Archive | June 2012

Father’s Day

I am blessed with the best of men for my father, father-in-law, husband, and brothers.  Thank You, Lord, for my family.

Today’s prayer:  To all the fathers who hold children in their arms, all the fathers who hold children in their hearts, all the fathers-in-waiting, all the fathers by actions instead of genetics, and all those who would give much to sit at the breakfast table with their dads one more time — Happy Father’s Day, and peace be with you.  May the Lord bless you with what your heart needs most today, and may He create in all those who children look to as father figures a loving and humble heart that leads those little ones closer to Him.

He’s my Baby Guy

Here’s the song reference.  One of my favorite mental exercises is to create new lyrics to songs that are fun to sing — and appropriate for tiny people.  My husband has referred to me as the Weird Al Yankovic of children’s music.

When Daddy came home last night, Bugaboo, Beanie, and Mr. Man bolted out the front door with their plastic buckets to join in the evening raspberry raid, leaving Baby Guy (with whom they had all been playing cars before they saw Daddy pull into our drive) crying on the living room floor.  Since Baby Guy is the happiest baby in the world (until he’s not), even I melt when he cries, especially when the reason for his sadness is so readily apparent, so I scooped him up and gave him some extra snuggles.

After he used my shoulder as a Kleenex, Baby Guy blew me a kiss.  This is a new habit he’s developed, and possibly his most charming one to date. Still making kissing sounds, he wrapped his chubby little arms around my shoulder and cuddled closer, rocking himself a little bit.  That rocking is how Baby Guy informs me he would like to dance, so I stood up to sway with him a little.  As I rose, I caught the strains of a certain song familiar to most children of the 80s playing on the classic rock station (aside:  when did my music become “classic?”) and picked up the beat in our sway.  Baby Guy smiled and giggled, cooed and started tapping my lips, saying, “Mamamamama” as he tapped.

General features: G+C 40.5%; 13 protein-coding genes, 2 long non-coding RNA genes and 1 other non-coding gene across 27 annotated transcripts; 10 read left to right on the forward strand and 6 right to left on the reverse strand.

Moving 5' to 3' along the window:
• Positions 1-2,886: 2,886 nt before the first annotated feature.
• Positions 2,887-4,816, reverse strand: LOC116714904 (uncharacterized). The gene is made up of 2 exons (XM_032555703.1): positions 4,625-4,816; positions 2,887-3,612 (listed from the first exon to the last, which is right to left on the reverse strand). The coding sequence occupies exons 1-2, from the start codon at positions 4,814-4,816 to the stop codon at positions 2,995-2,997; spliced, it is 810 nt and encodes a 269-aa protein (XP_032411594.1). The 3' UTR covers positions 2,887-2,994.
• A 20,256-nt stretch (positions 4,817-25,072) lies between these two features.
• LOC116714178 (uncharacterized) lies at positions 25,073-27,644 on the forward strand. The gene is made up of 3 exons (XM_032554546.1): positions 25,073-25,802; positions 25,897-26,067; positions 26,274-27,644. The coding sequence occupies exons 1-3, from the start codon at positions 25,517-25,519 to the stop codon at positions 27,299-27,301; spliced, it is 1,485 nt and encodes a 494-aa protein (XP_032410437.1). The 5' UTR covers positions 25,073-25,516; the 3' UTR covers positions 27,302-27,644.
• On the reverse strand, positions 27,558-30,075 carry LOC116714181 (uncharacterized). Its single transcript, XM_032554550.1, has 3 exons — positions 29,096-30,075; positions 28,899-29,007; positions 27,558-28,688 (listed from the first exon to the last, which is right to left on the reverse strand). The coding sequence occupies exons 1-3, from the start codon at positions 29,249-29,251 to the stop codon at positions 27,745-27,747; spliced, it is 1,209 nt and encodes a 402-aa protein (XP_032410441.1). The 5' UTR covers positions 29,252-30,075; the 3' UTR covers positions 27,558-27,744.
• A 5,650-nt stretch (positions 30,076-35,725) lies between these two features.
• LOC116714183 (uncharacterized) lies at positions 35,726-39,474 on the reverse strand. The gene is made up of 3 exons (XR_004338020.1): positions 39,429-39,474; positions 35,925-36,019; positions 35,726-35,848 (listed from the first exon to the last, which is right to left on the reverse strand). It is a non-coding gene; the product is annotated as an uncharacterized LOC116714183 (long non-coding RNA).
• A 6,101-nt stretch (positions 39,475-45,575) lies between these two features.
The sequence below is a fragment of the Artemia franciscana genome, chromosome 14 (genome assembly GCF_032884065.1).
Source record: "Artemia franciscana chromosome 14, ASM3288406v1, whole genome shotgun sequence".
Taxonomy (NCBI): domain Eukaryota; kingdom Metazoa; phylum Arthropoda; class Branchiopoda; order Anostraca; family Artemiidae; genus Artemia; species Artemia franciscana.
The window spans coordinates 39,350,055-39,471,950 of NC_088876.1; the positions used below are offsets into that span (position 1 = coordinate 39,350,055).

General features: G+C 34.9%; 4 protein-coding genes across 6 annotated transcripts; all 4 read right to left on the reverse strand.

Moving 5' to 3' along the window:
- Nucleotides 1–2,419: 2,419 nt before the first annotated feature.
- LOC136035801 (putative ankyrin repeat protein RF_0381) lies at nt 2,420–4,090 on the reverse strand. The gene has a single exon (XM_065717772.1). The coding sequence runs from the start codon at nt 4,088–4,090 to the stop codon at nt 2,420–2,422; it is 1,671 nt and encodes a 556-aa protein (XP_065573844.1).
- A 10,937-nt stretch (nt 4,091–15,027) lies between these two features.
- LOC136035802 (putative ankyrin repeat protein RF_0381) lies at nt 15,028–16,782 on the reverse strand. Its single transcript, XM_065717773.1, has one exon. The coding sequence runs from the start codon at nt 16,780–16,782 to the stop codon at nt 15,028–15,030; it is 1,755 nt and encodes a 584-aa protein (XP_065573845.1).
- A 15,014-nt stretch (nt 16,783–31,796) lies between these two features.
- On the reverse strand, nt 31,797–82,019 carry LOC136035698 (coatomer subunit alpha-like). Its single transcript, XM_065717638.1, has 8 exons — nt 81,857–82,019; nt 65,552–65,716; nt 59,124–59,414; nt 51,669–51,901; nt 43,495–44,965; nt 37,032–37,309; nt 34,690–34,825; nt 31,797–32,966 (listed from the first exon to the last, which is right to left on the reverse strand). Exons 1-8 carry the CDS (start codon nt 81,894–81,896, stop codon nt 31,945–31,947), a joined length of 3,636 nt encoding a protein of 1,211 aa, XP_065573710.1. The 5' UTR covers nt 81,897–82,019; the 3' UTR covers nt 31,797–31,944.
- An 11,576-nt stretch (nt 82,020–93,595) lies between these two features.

In Baby Guy language, “Mamamamama” means one of three things:  mommy, milk, or music.  Since I was already holding him, and he had just hurled his milk to the floor, I assumed he wanted a song.  He chortled and bounced in my arms as I danced with him and edited the refrain in a way Warrant probably never imagined:  “He’s my Baby Guy, squishy little baby such a happy guy, smile so sweet brings a tear to your eye, he’s Baby Guy . . . he’s my Baby Guy, funny little fellow with the big brown eyes, snuggles everybody morning noon and night, sweet Baby Guy!”

He started laughing so hard he gave himself the hiccups, so I handed him his milk just as Daddy came in with the rest of the tribe and an enormous haul of raspberries (which I personally secured to avoid any repeats of the Tuesday night incident).  Bugaboo, Beanie, and Mr. Man were complaining about the abundance of mosquitoes by the thicket, and the sharpness of the thorns, and the lateness of the hour, but quickly perked up when given a bucket of raspberries to share.  Daddy, bless his heart, had also discovered the first ripe fig of the year on our tree, and brought it to me, unseen by any other little eyes.

Baby Guy just laughed and smiled, slurping knowingly on his milk.

Today’s prayer:  Lord, You comfort the brokenhearted, and we follow You.  When Your blessings are downcast, let them see You in me as I comfort them, and please remind me that for a small child, a small hurt seems much larger than it would to an adult.  Please fill me with the grace I need to teach them perspective and humility, and the wisdom I need to teach them by example.  Thank You for music, Lord, and for raspberries in their season, and thank You for building us into a family that loves both.

You can feel it in your olfactory

Here’s the song reference.  The title of this post is an actual line from the song, which is funny and may stay in your head for a while.

Ordinarily, I cheer the end of the spring allergy season, as I genuinely enjoy breathing through my nose.  When a day begins as yesterday does, with the aromatic realization that one of our little blessings has managed to feed Smudgie his or her vegetables again (when they try this with Bo, he brings me the offending veggie and drops it on my foot), and the result of this sleight-of-hand awaits me by the back door, I rather miss the pollen.

Once I’d cleaned the utility room floor, I could smell the coffee waiting for me upstairs, and actually received the grace of being able to drink an entire cup while it was still hot, and without interruption from early risers.  Not long after I finished writing yesterday’s post, Bugaboo and Beanie stumbled out of their room, elbowing each other in the bathroom doorway.  A few moments later, I went looking for the bathroom cleaner, as the odor and the sounds coming from said bathroom indicated I’d be cleaning a couple of potties to start my workday.  Bugaboo emerged first, informing me, “Wow, that’s stinky.  Mommy, did you know that if you eat lots of berries, you get purple poop?”